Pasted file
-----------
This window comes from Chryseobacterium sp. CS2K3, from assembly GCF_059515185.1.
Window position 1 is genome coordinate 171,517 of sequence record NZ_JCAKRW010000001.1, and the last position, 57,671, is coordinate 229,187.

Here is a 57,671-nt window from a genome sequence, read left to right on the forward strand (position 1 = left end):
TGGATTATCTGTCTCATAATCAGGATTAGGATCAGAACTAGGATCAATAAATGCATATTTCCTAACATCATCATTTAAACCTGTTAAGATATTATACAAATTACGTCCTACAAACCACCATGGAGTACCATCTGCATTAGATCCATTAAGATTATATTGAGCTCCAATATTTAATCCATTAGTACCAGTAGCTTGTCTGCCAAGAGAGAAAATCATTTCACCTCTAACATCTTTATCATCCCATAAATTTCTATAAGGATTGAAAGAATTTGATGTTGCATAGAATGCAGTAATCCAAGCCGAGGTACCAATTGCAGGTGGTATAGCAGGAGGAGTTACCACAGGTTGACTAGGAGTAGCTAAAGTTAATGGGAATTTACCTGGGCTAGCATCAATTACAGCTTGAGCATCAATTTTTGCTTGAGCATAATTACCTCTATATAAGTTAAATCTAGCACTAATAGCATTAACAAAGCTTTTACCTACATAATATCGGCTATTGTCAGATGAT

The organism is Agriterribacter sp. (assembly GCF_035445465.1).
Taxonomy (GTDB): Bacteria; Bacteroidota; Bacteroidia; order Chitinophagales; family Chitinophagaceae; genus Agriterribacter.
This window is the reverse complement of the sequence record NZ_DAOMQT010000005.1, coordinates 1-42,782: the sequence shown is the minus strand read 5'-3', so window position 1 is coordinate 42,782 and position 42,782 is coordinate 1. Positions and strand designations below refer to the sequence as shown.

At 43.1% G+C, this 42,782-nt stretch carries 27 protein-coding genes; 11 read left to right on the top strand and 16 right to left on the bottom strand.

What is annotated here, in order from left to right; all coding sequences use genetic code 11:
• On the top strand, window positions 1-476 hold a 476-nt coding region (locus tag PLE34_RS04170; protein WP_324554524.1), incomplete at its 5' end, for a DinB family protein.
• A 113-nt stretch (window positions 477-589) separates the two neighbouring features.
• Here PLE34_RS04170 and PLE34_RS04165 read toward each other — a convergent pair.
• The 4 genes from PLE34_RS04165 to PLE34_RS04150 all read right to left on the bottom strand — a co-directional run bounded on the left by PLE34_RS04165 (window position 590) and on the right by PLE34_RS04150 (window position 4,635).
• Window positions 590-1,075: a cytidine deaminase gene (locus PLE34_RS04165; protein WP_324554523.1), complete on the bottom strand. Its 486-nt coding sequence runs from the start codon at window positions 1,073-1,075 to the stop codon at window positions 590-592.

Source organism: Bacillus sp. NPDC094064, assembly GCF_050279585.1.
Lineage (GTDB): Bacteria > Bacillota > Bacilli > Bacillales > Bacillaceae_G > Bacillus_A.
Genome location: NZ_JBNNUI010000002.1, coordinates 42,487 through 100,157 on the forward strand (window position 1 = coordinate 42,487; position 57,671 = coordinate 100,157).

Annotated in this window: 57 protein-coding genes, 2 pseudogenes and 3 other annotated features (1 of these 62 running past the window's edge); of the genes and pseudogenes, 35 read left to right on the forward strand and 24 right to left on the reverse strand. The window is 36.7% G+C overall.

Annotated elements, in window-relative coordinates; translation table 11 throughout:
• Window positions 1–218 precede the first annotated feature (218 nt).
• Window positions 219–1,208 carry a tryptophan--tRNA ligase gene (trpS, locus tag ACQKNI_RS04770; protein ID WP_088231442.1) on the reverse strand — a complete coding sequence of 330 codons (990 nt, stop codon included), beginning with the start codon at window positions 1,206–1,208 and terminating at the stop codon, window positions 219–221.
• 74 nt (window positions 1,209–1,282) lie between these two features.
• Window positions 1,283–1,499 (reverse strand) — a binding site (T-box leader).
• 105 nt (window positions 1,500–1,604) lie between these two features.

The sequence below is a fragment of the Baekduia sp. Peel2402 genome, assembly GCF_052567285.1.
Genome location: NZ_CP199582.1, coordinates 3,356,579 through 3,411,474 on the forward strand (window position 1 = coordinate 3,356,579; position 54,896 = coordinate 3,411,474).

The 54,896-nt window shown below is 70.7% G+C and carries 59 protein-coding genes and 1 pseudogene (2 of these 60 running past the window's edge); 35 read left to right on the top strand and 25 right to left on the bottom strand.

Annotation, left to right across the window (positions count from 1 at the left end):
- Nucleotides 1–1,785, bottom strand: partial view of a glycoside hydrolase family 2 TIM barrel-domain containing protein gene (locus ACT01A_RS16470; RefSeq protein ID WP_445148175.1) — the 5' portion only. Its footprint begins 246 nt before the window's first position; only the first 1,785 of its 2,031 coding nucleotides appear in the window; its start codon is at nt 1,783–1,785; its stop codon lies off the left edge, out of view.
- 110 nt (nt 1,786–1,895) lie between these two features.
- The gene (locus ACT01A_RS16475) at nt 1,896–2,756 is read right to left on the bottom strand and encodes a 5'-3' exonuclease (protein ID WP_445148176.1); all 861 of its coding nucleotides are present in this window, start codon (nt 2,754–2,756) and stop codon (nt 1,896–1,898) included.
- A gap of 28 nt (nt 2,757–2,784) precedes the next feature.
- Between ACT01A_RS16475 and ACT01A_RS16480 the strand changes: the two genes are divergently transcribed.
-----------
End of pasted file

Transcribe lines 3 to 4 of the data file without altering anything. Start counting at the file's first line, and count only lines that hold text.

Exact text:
Here is a 57,671-nt window from a genome sequence, read left to right on the forward strand (position 1 = left end):
TGGATTATCTGTCTCATAATCAGGATTAGGATCAGAACTAGGATCAATAAATGCATATTTCCTAACATCATCATTTAAACCTGTTAAGATATTATACAAATTACGTCCTACAAACCACCATGGAGTACCATCTGCATTAGATCCATTAAGATTATATTGAGCTCCAATATTTAATCCATTAGTACCAGTAGCTTGTCTGCCAAGAGAGAAAATCATTTCACCTCTAACATCTTTATCATCCCATAAATTTCTATAAGGATTGAAAGAATTTGATGTTGCATAGAATGCAGTAATCCAAGCCGAGGTACCAATTGCAGGTGGTATAGCAGGAGGAGTTACCACAGGTTGACTAGGAGTAGCTAAAGTTAATGGGAATTTACCTGGGCTAGCATCAATTACAGCTTGAGCATCAATTTTTGCTTGAGCATAATTACCTCTATATAAGTTAAATCTAGCACTAATAGCATTAACAAAGCTTTTACCTACATAATATCGGCTATTGTCAGATGAT